When Russia’s Kommersant newspaper shut down its Ukrainian edition in March 2014 amid souring ties between the two countries and plummeting advertising revenues, Sergiy Sydorenko, along with dozens of other journalists, found himself out of a job.
As his colleagues scrambled to secure positions elsewhere, Sidorenko had another idea: create his own media outlet.
“Over the years I had spent writing about European affairs for Kommersant, I had come to the conclusion that Ukraine badly needed a resource to provide information about Europe,” he says. “European integration had been a national priority for more than a decade but no one really covered it in the media.”
Viktor Yanukovych’s decision to shelve a key agreement with the European Union, which sparked mass protests in Kyiv and led to Yanukovych’s ouster as president several weeks before Kommersant’s closure, persuaded Sydorenko that such a resource was more relevant than ever in Ukraine.
In a country shaken by political unrest and teetering on the brink of economic collapse, however, funding was a major issue.
“It was clear that the project could not be established as a commercial venture since media in Ukraine is not a business,” he explains. “I didn’t want to take money from any oligarch for ethical reasons, so the only option left were grants.”
Together with a colleague from Kommersant, Yuriy Panchenko, Sydorenko approached the delegation of the European Union in Ukraine, which advised them to apply to the European Endowment for Democracy.
“EED doesn’t traditionally fund the media but I explained that in Ukraine, European integration is synonymous with democracy,” he recalls. “And I found an understanding ear.”
Their website, European Pravda, is now Ukraine’s only media outlet providing exhaustive coverage of the European Union and of the country’s rapprochement process with the 28-member bloc. Published in Ukrainian and Russian, it operates as an NGO under the aegis of the Ukrainian Pravda media holding.
Two years down the line, Sydorenko says the website has firmly made its mark on Ukraine’s media landscape.
“The idea was also to create a reliable source of information about the EU so that other Ukrainian media could improve their own reporting on this topic,” he says.
“Today, the quality of coverage with regard to Ukraine’s European integration both in national and in regional media is worlds apart from what it used to be a couple of years ago. There is simply no comparison.”
By providing objective reporting on the EU, the website plays an important role in debunking the pro-Kremlin media’s narrative that a rapprochement with Europe would harm Ukraine. Sydorenko says the website also encourages Ukrainians to focus on the fundamental reforms their country will need to undertake if it wants to join the bloc.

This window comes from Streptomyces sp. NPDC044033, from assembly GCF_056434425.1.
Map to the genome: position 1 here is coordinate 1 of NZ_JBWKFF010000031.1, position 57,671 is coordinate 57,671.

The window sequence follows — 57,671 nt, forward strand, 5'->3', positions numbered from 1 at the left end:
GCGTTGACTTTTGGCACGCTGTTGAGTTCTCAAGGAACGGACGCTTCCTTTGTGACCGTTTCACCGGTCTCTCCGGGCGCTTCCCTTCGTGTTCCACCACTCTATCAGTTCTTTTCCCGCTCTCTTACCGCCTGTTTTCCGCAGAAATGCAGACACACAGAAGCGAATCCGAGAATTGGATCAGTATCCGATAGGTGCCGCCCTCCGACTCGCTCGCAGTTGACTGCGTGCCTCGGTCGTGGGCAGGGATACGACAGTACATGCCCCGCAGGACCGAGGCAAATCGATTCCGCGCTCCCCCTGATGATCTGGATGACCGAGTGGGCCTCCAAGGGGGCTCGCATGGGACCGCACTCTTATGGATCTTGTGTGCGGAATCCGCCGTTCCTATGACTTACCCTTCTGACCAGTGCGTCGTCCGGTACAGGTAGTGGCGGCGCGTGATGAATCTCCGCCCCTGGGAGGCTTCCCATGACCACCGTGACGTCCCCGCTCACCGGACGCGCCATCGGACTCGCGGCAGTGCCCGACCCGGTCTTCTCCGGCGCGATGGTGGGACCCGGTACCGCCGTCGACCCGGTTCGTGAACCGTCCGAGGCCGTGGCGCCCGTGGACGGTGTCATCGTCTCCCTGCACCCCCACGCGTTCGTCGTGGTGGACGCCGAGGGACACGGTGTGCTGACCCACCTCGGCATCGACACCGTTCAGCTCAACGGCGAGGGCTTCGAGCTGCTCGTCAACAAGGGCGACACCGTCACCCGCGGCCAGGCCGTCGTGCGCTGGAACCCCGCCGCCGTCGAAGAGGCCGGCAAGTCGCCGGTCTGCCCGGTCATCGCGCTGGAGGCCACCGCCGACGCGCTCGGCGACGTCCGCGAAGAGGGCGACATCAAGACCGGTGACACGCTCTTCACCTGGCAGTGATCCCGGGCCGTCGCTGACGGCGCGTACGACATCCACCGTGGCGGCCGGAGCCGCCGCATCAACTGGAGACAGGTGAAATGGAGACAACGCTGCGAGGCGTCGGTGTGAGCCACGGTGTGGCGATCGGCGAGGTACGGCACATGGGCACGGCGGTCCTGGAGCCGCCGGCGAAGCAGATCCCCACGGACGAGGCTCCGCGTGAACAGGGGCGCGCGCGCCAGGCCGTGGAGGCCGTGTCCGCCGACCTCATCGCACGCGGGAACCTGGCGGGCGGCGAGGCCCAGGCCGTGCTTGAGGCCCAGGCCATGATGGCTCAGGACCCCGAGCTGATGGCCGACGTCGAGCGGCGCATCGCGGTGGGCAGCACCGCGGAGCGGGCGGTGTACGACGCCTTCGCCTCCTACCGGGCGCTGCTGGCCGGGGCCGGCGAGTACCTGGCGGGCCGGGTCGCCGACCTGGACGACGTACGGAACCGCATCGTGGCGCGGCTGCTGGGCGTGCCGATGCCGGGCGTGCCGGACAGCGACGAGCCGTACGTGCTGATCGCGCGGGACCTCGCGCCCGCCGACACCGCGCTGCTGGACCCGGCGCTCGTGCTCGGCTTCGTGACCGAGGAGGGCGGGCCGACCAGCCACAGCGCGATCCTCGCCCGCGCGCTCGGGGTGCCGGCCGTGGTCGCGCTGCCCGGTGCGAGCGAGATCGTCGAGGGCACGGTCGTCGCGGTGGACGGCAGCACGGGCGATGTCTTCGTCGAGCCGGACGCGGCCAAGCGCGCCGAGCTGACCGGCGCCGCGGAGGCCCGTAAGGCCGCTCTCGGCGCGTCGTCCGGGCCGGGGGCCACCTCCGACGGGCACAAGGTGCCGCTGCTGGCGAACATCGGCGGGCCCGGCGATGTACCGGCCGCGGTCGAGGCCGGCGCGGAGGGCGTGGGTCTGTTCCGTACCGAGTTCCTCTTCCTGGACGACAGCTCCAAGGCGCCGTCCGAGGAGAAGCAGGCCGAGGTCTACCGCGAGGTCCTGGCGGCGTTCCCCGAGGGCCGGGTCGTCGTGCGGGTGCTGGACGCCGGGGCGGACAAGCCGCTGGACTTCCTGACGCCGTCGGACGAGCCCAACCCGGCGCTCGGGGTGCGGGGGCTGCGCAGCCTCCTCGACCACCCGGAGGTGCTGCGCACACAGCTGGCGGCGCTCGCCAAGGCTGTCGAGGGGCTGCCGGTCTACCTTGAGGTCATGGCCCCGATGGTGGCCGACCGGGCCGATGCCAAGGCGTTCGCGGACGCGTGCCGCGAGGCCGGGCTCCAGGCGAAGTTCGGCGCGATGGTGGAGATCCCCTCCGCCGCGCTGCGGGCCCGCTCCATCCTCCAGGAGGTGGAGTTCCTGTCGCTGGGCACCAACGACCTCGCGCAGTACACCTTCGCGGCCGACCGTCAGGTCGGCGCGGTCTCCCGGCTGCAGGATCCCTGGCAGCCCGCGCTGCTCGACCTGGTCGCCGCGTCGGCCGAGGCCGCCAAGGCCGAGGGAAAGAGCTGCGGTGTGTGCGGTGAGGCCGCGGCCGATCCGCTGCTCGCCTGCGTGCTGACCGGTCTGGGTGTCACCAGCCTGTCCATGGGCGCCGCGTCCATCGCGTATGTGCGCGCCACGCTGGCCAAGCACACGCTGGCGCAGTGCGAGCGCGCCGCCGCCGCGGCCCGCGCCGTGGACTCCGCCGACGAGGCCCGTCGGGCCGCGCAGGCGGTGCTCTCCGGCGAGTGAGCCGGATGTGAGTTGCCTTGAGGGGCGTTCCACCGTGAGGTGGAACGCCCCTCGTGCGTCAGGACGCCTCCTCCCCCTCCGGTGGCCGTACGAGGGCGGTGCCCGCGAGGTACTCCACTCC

When he launched European Pravda, Sydorenko had expected students and educated, young Kyiv residents to form the bulk of its audience. To his surprise, people under 25 years old account for a mere 5 percent of its readership.
He was also astonished to find out that half of the website’s traffic comes from the regions. European Pravda currently has readers in every region of Ukraine with the exception of Crimea, where the website has been blocked by the pro-Russian authorities that have controlled the peninsula since its 2014 annexation by Russia.
He sees this mounting interest in Europe as an encouraging sign for Ukraine’s rocky path toward closer EU integration.
“This was a pleasant surprise because we Ukrainians are used to living in our own world, we tend not to be very interested in what our neighbours are up to,” he says. “I believe Ukrainians will only start to feel European once we have a full-fledged media coverage of Europe.”
After benefiting from three grants from the EED, European Pravda is now co-financed by the European Union’s office in Kyiv amongst other donors.
Sydorenko stresses that his team remains fiercely independent and does not hesitate to condemn EU policies it considers misguided.
“It’s great to know that I can criticise our donors and that our criticism will be taken constructively,” he says.
Despite the long working hours and the modest incomes at European Pravda, Sydorenko says he is thrilled by the website’s popularity and has no intention of moving on to more comfortable opportunities. According to him, his team feels exactly the same way.
“We don’t look for journalists who want to earn good money, we look for those who are passionate about European integration,” he says. “Enthusiasm is the recipe of our success: European Pravda could not exist without it.”
By Claire Bigg
Disclaimer: This article reflects the views of the grantee featured and not necessarily official opinion of the EED.